Clean Air and Containment Review
The journal to enhance your knowledge of cleanroom, clean air and containment technology
Editor: John Neiger
Publisher: Euromed Communications
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Issue 30: April 2017

Standards
IEST leads development of first ISO 14644 nanotechnology standard
David Ensor, Anne Marie Dixon, Roberta Burrows
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Abstract

IEST convenes ISO Technical Committee 209 Working Group 10 in the first cleanroom standard for air cleanliness by nanoscale particle concentration, ISO 14644-12. The 1999 issue of ISO 14644-1 included informative requirements for ultrafine particles, i.e. particles smaller than 0.1µm. During the revision of ISO 14644-1, ISO TC 209 decided that it would make more sense to remove the guidance on ultrafine particles and place it in a separate nanoscale particle standard, ISO 14644-12, and this is currently at the DIS stage. ISO 14644-12 will be a monitoring standard for use mainly in the "operational" state. Supporting information for this standard has come from the work of ISO/TC 229 Nanotechnologies. Nanoscale particles have different characteristics from sub-micron and macro particles which are mainly related to human activity and they are generated by nanotechnology processes. It is anticipated that the standard will be useful to process engineers seeking a standardized monitoring protocol in nanotechnology processes.

Keywords: Nanotechnology, ISO, TC 209, 14644, cleanroom, nanoparticle, ultrafine particle

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ISO 14644-1 revisions summary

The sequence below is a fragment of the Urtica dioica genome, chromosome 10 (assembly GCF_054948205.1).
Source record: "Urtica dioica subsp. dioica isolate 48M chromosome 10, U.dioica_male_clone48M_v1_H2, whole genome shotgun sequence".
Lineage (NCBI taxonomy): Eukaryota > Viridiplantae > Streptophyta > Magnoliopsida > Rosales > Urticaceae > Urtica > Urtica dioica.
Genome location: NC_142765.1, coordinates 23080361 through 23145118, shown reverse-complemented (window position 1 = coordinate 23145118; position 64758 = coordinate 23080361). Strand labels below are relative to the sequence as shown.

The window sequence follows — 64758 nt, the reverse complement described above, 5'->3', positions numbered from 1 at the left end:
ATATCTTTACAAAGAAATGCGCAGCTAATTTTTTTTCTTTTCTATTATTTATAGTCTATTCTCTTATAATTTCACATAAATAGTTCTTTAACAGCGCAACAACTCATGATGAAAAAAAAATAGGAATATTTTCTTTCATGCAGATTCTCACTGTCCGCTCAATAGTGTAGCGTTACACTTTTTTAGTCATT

Daniele Pandolfi
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Abstract

The recent revisions of ISO 14644-1 and -2 have introduced several changes regarding cleanroom classification and monitoring. This paper will highlight the major changes in the new ISO 14644-1 compared to the previous version, as well as the possible impact on the Pharmaceutical EU GMP Annex 1.

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Cleanroom standards status update
John Neiger
Regulatory reflections
Cleanroom environmental monitoring systems, regulatory compliance and risk mitigation
Jason Kelly
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Abstract

This paper presents an overview of applying GMP and risk mitigation to the design and implementation of a real time monitoring system. A well designed and implemented monitoring system enables the end user to mitigate risk and to get the most out of it, based on the end users process and setting appropriate alerts and alarms and then following well designed and validated SOPs when an alert or alarm is generated. The integration of a monitoring system as a process tool to monitor cleanroom environmental conditions depends greatly on leveraging the experience of the monitoring system vendor and on understanding the monitoring system, design and validation lifecycle. Having the perfect plan, by producing a monitoring system user requirement specification (URS) developed on a risk based approach, is the optimal way to start such a project. Selecting a monitoring system vendor with such experience helps the process run more smoothly.

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Letter
Standardisation of dates
Tim Coles
News
Cleanroom Guangzhou Committee meets with local cleanroom enterprises
Contec adds new PROSAT wipe to its range of low endotoxin products
Great kick-off to 2017 for CHTS and BPS Crowthorne
Pharminox Isolation delivers a half-suit isolator for sterility testing
Helapet unveils new products for 2017
Golden start to 50th anniversary year for CRC
Cleanzone to present "Living in Space" showcase at Techtextil in Frankfurt in May
Events and Training Courses
Life-lines